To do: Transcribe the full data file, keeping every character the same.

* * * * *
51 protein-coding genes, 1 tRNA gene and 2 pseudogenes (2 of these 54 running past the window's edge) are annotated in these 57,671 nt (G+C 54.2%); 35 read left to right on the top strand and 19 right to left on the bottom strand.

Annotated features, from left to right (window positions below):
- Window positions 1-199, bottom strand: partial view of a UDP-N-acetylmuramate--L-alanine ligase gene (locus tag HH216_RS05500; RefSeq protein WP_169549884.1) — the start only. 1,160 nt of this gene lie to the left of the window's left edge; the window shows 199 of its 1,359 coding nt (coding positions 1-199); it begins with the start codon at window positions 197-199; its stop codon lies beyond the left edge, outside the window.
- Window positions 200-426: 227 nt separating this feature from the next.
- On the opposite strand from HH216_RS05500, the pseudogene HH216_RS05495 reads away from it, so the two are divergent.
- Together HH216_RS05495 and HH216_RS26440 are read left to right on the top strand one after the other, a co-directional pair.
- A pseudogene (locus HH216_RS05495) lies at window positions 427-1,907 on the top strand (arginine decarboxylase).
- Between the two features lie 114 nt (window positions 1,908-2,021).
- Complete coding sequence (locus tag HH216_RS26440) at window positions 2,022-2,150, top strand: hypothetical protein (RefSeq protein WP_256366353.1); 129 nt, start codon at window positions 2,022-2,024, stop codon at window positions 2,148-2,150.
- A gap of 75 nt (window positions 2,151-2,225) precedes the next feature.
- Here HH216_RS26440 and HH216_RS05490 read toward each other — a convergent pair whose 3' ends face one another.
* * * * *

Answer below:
51 protein-coding genes, 1 tRNA gene and 2 pseudogenes (2 of these 54 running past the window's edge) are annotated in these 57,671 nt (G+C 54.2%); 35 read left to right on the top strand and 19 right to left on the bottom strand.

Annotated features, from left to right (window positions below):
- Window positions 1-199, bottom strand: partial view of a UDP-N-acetylmuramate--L-alanine ligase gene (locus tag HH216_RS05500; RefSeq protein WP_169549884.1) — the start only. 1,160 nt of this gene lie to the left of the window's left edge; the window shows 199 of its 1,359 coding nt (coding positions 1-199); it begins with the start codon at window positions 197-199; its stop codon lies beyond the left edge, outside the window.
- Window positions 200-426: 227 nt separating this feature from the next.
- On the opposite strand from HH216_RS05500, the pseudogene HH216_RS05495 reads away from it, so the two are divergent.
- Together HH216_RS05495 and HH216_RS26440 are read left to right on the top strand one after the other, a co-directional pair.
- A pseudogene (locus HH216_RS05495) lies at window positions 427-1,907 on the top strand (arginine decarboxylase).
- Between the two features lie 114 nt (window positions 1,908-2,021).
- Complete coding sequence (locus tag HH216_RS26440) at window positions 2,022-2,150, top strand: hypothetical protein (RefSeq protein WP_256366353.1); 129 nt, start codon at window positions 2,022-2,024, stop codon at window positions 2,148-2,150.
- A gap of 75 nt (window positions 2,151-2,225) precedes the next feature.
- Here HH216_RS26440 and HH216_RS05490 read toward each other — a convergent pair whose 3' ends face one another.